Artwork — from grandchildren’s drawings to masterpiece prints — bring color and life to the room. An attractive calendar with larger numbers is a practical use of wall space.
For long-term care residents, making an appointment with an on-site cosmetologist or barber may be difficult now with COVID-19 restrictions and staff shortages. “Some facilities might not be able to have their beauticians in,” says Tammy Macklin, life enrichment director at Life Care Center of Boise, in Idaho.
That’s where you come in. Brushing, braiding or curling your loved one’s hair is a pleasant way to pass the time and leave the resident feeling pampered, Macklin says. For men, tending to their appearance could include cutting and grooming a mustache or beard.
Family members sometimes bring in cosmetics and do a makeup session with their relatives, Weisbrod says. It’s all about hands-on attention and giving residents the gift of looking their best.
Wreaths make the entrance to a resident’s room welcoming. Wreathes are typically associated with winter, but seasonality isn’t necessarily the point. In many nursing homes, wreaths with wintry holly and greens, autumnal themes or glittering concoctions of ribbons and bows can all adorn a single residence, regardless of the time of year. By helping residents easily find their rooms among look-alike units, wreaths also serve as landmarks, Cole notes.
Residents also love to decorate their windowsills, Gebhart says. There can be some competition for door and windowsill rights when people share a room, she adds: “That’s their space. That little space is all they have left, and they want to make it nice and homey.”
Decorating for an upcoming holiday lends a festive air to a resident’s room. Just keep size and safety in mind. If it’s a Halloween pumpkin or flowering cactus, choose a small one that fits on a windowsill. Live Christmas trees of any size aren’t allowed in residents’ rooms. “If they dry out, they become a safety and fire hazard,” Macklin explains.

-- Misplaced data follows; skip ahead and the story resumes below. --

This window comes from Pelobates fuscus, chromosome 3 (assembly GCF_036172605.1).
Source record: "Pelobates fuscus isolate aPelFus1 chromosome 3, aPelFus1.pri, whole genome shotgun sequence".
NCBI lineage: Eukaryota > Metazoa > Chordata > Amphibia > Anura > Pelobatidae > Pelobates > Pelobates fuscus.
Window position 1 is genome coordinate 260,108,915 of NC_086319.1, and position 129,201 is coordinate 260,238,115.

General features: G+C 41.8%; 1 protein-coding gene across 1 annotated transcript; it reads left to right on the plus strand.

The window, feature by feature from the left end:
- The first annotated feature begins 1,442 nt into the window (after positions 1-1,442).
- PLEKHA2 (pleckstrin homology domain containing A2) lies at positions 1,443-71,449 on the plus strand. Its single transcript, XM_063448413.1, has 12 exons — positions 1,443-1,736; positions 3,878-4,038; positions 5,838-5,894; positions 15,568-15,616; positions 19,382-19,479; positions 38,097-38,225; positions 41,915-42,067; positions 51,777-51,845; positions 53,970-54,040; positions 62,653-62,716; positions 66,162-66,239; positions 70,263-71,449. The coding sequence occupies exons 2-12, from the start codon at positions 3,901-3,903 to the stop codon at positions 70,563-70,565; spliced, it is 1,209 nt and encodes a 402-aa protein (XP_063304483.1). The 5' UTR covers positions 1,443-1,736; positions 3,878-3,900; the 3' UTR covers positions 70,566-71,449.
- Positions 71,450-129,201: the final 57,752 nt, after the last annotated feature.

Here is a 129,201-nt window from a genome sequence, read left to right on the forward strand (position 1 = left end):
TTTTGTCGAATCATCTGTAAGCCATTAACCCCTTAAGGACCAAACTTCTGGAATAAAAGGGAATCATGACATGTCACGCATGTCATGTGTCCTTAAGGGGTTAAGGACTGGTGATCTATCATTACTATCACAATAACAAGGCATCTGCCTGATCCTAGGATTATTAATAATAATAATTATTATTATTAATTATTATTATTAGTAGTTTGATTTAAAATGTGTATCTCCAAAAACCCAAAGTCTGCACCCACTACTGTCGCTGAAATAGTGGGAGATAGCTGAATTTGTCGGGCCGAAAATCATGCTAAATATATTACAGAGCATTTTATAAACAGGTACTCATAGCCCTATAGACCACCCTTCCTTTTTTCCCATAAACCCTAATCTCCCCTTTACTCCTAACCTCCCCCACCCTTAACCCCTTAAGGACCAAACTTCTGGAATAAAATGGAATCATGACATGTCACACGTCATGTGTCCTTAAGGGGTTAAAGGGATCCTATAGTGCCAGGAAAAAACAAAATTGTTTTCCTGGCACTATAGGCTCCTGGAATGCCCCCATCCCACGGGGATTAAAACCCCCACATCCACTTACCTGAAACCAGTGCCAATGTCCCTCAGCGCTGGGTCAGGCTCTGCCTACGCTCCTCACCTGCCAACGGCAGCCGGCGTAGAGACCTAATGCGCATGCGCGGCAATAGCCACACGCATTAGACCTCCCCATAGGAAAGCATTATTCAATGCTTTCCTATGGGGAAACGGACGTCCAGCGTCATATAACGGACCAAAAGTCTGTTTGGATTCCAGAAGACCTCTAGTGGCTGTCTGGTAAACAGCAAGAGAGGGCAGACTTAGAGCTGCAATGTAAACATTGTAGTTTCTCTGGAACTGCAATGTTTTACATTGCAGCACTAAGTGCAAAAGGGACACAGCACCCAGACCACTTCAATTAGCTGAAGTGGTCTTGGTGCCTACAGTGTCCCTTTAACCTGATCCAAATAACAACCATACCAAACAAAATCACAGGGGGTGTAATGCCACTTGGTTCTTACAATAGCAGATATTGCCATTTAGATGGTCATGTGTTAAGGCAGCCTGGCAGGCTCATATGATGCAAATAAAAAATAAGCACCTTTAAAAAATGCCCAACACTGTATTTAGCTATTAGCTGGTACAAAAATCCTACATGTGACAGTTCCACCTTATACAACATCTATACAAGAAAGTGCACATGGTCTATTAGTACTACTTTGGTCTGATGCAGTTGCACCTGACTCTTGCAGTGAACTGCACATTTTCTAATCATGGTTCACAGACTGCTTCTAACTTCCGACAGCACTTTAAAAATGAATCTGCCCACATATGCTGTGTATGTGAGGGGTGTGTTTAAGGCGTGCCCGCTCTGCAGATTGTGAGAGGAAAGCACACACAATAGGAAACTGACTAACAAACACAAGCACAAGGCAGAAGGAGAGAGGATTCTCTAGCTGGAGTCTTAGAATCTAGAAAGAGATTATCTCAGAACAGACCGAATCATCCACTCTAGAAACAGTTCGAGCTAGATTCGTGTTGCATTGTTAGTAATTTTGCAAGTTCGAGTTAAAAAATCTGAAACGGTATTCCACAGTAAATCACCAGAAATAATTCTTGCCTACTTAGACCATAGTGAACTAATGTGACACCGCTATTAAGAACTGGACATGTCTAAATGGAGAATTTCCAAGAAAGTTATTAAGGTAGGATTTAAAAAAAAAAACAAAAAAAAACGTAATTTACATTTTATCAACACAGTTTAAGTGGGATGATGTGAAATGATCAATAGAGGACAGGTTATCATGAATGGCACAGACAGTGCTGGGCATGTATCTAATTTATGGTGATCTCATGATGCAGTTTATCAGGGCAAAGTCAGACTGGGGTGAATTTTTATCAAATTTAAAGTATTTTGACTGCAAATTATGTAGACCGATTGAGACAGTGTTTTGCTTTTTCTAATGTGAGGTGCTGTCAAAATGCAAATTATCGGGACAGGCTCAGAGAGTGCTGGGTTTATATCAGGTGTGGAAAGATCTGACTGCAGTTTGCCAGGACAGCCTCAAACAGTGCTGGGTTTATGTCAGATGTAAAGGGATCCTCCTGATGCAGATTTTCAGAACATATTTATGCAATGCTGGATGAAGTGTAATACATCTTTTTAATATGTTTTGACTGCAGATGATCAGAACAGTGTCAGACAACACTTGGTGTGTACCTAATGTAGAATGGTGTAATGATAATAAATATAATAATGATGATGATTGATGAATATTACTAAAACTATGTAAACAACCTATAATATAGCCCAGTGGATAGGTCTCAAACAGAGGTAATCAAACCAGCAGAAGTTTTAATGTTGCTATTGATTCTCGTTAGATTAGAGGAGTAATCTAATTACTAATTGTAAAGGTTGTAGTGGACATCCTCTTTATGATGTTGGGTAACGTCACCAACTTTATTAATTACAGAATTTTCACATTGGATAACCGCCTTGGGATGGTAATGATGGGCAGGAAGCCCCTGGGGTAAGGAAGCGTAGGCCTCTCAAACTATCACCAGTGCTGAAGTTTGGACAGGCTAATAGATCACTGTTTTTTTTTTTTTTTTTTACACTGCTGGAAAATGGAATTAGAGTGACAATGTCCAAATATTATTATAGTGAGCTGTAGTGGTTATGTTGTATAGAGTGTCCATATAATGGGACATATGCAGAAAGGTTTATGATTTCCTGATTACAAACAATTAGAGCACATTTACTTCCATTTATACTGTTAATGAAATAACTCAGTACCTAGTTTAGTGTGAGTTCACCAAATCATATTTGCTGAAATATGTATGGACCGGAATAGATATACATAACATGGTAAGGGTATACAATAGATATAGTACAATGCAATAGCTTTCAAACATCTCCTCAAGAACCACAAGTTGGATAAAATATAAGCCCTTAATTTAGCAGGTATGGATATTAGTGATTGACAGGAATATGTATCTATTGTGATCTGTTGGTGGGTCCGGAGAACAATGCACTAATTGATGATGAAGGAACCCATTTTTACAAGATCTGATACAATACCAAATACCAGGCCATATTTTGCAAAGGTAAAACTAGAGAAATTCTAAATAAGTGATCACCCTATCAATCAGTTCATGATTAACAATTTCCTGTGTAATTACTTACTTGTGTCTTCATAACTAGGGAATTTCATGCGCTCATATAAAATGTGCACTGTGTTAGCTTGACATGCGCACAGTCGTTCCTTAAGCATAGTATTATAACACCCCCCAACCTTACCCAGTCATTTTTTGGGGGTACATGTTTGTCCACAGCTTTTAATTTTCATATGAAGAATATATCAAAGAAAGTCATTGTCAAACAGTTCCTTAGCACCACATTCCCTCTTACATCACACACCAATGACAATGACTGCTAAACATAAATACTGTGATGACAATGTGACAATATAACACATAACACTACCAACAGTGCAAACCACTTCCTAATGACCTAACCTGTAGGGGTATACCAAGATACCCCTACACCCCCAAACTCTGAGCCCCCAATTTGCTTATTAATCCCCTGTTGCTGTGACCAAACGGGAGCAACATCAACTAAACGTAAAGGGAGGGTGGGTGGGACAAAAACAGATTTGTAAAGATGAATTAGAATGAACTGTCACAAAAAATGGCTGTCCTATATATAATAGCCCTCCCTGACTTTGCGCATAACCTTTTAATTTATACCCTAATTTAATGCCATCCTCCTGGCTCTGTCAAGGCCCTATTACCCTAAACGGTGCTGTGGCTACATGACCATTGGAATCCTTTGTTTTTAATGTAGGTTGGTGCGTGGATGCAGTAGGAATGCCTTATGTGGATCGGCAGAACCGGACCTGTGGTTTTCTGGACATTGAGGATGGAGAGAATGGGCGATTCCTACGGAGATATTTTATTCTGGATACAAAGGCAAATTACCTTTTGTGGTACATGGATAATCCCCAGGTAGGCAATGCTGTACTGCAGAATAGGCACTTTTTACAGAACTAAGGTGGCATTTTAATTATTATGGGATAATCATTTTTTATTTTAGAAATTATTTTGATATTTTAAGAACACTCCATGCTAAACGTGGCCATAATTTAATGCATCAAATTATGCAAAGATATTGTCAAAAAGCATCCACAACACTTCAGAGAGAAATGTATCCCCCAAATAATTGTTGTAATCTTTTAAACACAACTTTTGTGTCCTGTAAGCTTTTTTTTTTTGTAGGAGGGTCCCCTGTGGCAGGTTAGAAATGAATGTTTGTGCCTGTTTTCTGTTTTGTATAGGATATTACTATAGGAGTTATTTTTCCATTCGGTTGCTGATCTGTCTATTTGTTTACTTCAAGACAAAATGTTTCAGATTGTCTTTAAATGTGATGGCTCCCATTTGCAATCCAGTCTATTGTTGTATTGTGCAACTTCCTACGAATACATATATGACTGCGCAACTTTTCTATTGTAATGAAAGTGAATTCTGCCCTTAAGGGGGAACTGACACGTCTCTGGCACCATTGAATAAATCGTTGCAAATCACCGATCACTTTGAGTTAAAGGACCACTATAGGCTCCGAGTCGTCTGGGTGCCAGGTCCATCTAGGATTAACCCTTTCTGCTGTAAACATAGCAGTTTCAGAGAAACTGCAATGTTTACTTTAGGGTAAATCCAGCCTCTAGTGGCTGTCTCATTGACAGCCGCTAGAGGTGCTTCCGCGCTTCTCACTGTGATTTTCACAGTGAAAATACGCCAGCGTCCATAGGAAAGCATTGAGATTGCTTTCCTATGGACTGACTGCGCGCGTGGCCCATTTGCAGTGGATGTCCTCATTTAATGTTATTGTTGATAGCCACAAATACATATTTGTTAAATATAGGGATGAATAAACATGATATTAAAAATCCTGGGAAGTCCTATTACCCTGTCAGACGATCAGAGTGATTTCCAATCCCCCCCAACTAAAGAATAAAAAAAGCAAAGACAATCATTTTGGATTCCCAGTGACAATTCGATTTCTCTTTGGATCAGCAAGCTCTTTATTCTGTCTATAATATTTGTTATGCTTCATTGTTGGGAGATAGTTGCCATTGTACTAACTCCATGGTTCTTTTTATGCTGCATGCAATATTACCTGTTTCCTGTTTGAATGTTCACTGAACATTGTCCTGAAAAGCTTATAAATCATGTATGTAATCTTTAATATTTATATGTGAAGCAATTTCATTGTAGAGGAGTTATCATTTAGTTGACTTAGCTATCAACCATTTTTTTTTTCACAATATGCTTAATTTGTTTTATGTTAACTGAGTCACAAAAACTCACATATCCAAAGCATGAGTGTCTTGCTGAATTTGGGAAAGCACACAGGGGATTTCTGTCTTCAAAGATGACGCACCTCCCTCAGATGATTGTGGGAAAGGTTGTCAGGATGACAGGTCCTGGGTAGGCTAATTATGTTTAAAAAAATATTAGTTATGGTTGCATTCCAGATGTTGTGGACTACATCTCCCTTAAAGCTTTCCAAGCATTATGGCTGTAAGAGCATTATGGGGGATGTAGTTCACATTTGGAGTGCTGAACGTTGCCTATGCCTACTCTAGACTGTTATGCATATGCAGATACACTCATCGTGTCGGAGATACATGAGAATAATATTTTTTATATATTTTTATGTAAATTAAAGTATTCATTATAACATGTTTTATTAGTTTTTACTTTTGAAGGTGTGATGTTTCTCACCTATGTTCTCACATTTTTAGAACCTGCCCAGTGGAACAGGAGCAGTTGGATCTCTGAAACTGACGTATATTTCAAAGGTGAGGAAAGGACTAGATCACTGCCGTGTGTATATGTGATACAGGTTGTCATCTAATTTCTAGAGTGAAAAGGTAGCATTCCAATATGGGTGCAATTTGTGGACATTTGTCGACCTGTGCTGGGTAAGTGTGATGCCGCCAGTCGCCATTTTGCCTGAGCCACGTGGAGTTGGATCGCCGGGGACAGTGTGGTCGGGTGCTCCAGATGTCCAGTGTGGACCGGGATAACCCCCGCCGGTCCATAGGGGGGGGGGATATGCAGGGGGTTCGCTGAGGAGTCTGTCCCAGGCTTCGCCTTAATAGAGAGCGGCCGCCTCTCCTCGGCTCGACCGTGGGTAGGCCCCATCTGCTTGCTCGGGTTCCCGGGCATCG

Most facilities don’t have many extra electrical outlets, she says, and power strips are forbidden. “Battery-operated lights on (an artificial) tree are great.” A battery-operated menorah is also a room-brightening decoration. A Ramadan gift featuring Islamic calligraphy is another thoughtful way to bring holiday spirit to a resident.
Goodies for sharing
Bake a cake and everyone’s your friend. Cole sometimes brought a homemade cake when visiting her mother and aunt. She would set up at a dining-area table and slice the cake, and fellow residents would come by to chat up the family members in hopes of getting a slice.
Store-bought treats are also popular, including sugar-free versions for residents with medical conditions like diabetes. A box of individually wrapped chocolates or candies is a nice way for residents to enjoy and distribute treats to their neighbors.
If someone loves flowers, a fresh bouquet makes a great surprise. When visiting her aunt and mother, Cole would sometimes bring a bunch of cut flowers. Arranging the blossoms together and then putting them in the dining room or other common area created a shared experience.
“If you place the vase in the middle of the table, everyone who walks by says: ‘Oh, where did you get the flowers?’ or ‘Aren’t those beautiful,'” she notes.
Sports team merchandise
Mugs, caps and jerseys and other sports merchandise with a team logo let residents proclaim their fandom. Among residents’ favorites are “any kind of hometown sports team item,” Gebhart says. “We have Steelers hats and Pirates T-shirts and (customized) mugs. Anything that’s sports-related because lots of residents still support their hometown team.”